If you’re planning to transfer currency for an overseas investment, you’ll probably
talk to your high-street bank. Don’t! You’ll save money by going to a specialist
currency exchange dealer.
Send all your international transfers through currency dealers rather than banks. Why?
They give you a better exchange rate, lower costs and a speedier service. This is a constant source of annoyance to the banks but they can't compete with dealers.
An average high-street bank will probably offer spot rate (the real, interbank, rate of exchange), less 4 per cent. An average currency dealer will offer an ordinary customer spot rate, less 2 per cent. On a £100,000 transfer you save £2,000 on the exchange rate alone.
The dealers will be quicker too. In the days before currency dealers became popular, the money would be send by a UK bank to another country via another bank in the local country who would then eventually send it to the end bank. There were three banks involved but, more crucially, there would be a bank in the middle that didn't really care how long it took them to send the money!
Check the Charges
When it comes to comparing dealers, it is worth remembering that, in addition to
exchange rate differences, there are also differences in charges. Currency dealers typically charge less than high-street banks for transferring money abroad. In fact, many of them don't charge anything at all or, more accurately, they incorporate the fees into the exchange rate.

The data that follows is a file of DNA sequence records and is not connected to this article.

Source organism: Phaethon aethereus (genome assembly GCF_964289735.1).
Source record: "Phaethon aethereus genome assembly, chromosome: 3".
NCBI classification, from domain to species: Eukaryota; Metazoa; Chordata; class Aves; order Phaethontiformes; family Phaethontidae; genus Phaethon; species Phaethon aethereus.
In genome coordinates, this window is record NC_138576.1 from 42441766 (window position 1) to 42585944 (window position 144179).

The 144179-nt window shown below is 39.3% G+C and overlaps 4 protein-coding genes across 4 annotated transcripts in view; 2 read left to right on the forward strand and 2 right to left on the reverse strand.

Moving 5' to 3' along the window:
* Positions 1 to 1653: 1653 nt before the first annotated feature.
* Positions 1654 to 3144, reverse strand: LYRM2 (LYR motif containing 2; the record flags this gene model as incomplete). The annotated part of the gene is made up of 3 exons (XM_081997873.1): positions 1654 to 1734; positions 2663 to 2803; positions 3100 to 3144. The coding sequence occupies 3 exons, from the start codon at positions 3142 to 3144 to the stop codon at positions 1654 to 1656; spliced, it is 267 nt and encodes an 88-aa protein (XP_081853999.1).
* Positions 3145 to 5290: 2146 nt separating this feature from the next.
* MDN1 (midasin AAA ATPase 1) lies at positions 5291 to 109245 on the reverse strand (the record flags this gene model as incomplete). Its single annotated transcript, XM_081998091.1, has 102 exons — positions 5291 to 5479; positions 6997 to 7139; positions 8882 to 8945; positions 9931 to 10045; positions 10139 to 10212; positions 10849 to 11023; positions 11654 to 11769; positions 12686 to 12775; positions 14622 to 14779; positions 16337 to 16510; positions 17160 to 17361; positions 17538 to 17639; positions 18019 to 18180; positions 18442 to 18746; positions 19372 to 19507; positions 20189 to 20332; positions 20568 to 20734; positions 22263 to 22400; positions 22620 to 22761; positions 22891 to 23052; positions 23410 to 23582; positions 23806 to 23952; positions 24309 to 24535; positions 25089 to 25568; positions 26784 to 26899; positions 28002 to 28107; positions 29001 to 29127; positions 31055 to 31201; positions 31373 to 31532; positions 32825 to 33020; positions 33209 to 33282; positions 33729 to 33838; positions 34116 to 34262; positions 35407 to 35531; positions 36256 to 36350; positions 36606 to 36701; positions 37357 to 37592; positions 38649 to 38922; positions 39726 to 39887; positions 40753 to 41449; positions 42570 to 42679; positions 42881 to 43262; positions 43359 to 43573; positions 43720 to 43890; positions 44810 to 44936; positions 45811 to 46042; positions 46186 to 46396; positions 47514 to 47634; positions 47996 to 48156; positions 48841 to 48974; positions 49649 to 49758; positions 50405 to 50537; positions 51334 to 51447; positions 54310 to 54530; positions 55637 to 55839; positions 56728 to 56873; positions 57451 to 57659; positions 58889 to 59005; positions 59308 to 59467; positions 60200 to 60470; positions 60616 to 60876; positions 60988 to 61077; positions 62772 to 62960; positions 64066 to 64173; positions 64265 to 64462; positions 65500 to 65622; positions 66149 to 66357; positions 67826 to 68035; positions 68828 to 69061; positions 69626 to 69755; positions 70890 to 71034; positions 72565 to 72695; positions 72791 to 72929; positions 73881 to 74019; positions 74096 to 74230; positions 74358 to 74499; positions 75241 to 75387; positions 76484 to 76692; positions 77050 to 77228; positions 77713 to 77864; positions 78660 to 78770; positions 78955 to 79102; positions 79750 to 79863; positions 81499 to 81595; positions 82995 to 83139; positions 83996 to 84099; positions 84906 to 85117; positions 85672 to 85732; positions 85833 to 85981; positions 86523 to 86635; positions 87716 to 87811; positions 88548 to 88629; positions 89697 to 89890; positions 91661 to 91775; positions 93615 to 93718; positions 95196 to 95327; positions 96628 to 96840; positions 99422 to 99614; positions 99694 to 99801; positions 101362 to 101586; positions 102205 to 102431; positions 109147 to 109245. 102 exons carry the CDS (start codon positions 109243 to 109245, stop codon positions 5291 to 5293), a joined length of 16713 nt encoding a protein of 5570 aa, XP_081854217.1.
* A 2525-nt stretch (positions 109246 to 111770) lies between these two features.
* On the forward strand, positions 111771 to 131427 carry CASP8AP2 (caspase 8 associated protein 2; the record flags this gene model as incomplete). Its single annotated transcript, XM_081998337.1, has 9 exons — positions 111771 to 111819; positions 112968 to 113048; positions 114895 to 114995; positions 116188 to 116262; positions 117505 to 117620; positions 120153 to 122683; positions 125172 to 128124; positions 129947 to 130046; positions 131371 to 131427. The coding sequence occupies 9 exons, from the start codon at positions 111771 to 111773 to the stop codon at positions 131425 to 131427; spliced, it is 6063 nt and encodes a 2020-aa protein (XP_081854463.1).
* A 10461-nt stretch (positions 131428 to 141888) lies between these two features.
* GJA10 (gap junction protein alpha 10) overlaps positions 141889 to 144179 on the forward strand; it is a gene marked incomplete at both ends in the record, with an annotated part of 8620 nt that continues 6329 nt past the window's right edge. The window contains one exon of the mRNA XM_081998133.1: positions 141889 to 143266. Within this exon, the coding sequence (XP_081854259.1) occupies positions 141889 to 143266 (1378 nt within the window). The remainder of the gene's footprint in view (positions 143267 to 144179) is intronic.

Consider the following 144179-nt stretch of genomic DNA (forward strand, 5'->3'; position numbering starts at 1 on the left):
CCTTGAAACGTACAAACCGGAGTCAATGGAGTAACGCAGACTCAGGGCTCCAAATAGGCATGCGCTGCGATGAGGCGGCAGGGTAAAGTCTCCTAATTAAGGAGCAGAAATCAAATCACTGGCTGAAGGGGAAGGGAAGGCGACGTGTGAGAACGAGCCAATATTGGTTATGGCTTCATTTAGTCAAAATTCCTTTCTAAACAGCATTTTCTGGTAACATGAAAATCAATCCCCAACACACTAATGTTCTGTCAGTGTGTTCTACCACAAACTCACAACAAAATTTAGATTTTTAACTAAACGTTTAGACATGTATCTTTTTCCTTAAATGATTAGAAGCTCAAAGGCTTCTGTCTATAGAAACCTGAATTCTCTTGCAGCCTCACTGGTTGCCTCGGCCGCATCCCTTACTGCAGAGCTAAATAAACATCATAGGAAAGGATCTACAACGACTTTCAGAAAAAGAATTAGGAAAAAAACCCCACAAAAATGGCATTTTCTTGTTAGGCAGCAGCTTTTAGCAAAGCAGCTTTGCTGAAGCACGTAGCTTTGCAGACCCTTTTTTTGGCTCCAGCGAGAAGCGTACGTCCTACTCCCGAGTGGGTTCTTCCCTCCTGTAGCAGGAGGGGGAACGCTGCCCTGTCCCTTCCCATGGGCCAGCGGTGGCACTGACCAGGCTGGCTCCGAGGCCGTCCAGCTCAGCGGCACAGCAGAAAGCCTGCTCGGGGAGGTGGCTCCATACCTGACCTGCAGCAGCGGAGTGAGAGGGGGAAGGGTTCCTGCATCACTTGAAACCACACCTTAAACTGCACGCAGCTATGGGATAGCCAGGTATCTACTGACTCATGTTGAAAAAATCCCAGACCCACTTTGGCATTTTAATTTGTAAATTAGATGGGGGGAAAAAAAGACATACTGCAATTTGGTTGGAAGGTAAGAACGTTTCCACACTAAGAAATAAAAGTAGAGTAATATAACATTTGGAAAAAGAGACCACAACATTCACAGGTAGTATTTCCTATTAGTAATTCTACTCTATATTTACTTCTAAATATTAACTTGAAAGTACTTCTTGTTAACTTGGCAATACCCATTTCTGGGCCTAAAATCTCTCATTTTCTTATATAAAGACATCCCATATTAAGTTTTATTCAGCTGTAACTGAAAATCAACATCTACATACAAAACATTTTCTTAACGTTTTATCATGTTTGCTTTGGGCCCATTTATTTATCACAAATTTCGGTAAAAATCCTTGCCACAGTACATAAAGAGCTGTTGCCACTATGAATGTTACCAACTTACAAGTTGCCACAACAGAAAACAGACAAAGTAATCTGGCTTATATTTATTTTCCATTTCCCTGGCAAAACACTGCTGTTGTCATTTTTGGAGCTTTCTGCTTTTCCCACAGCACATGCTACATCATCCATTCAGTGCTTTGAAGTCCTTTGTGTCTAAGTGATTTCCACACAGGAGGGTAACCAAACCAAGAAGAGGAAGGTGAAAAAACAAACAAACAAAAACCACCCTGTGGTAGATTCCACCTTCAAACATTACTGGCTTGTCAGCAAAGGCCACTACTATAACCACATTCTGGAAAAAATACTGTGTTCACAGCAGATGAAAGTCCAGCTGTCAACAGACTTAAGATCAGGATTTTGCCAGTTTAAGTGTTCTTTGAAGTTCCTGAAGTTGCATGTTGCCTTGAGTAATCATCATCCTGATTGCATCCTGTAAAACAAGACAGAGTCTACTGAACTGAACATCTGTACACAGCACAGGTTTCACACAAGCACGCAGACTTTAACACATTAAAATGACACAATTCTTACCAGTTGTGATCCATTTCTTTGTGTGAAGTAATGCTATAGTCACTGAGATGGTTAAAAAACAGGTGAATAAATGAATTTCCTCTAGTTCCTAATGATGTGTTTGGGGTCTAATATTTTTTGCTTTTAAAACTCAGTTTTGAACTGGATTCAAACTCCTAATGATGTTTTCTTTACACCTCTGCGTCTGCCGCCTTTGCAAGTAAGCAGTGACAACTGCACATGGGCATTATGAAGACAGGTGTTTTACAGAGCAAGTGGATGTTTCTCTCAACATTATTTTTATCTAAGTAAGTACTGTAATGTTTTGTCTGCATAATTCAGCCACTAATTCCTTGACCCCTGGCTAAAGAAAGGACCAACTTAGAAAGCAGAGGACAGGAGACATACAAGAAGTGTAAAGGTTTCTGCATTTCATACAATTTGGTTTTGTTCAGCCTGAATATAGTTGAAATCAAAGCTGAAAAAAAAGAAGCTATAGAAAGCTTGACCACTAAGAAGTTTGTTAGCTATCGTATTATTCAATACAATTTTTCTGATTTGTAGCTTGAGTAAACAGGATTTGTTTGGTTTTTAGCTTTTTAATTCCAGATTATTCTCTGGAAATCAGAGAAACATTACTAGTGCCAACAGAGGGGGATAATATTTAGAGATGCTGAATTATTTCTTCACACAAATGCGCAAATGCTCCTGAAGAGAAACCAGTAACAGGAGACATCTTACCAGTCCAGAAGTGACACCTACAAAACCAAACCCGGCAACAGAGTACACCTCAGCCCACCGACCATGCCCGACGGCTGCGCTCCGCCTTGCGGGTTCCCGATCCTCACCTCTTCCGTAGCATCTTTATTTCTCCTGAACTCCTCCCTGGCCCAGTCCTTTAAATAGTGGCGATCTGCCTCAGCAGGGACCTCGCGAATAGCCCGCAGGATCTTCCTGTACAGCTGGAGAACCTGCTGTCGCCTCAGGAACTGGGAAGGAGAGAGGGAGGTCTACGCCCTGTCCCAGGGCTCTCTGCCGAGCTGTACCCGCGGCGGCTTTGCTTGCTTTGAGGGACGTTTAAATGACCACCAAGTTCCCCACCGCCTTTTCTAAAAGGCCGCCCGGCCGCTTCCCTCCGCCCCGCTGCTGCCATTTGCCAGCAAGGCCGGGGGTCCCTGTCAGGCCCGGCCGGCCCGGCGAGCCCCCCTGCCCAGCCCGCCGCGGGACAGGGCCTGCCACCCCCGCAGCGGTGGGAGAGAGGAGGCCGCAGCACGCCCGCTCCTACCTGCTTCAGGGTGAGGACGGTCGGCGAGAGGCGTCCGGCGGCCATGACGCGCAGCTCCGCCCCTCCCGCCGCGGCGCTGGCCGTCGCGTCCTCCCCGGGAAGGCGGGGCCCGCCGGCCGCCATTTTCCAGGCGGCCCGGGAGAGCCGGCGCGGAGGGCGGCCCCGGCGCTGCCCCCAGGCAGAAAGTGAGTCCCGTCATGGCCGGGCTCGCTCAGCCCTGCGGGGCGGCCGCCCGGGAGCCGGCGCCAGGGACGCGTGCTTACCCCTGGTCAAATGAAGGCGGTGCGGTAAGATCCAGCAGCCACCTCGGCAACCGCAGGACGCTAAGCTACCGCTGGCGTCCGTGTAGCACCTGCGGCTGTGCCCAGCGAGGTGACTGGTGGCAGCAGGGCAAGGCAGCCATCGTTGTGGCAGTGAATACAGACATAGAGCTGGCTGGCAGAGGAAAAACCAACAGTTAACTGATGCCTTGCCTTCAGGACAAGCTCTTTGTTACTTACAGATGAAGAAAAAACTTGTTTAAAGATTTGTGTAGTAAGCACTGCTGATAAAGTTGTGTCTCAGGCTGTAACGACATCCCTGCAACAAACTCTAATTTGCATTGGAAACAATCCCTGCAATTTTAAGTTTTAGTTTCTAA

One example of this is - two transfers to Turkey done through a well-known high-street bank. The first for £100,000 and the second was for £200,000. The high street bank charged fees of £535 and £1035 respectively. This is a total of £1,570 just in bank charges.
A currency dealer would have charged either nothing or a nominal amount such as £20 (i.e. a saving of £1,550). And remember that this is in addition to the exchange rate differences (which probably amount to another couple of thousand pounds).
Link to our currency exchange partner page - LINK
Inflation soared to 5.2 per cent in September, the highest level for three years, leaving savers with fewer ways to earn a real return on their savings.
Inflation figures released on Tuesday show that the Consumer Prices Index (CPI) -the index used by the government to measure inflation - rose from 4.5 per cent in August to 5.2 per cent in September.
According to the Office for National Statistics, this is the highest level since September 2008 when CPI was also 5.2 per cent.
It said the biggest upward pressure in inflation came from increases in gas and electricity charges. Over the past few months, consumers have seen a rapid rise in domestic gas and electricity bills, with annual bills rising to £1,345 a year for the average household, double the £740 average five years ago.
Figures from Moneyfacts, the independent financial information provider, the latest rise in inflation means there are no regular savings accounts that beat inflation in the current market.
To beat inflation, a basic rate taxpayer at 20 per cent needs to find a savings account paying 6.5 per cent, while a higher rate taxpayer at 40 per cent needs to find an account paying at least 8.67 per cent.
FOR AN INFLATION BEATING INVESTMENT 12 MONTH INSURED LOAN NOTE - LINK
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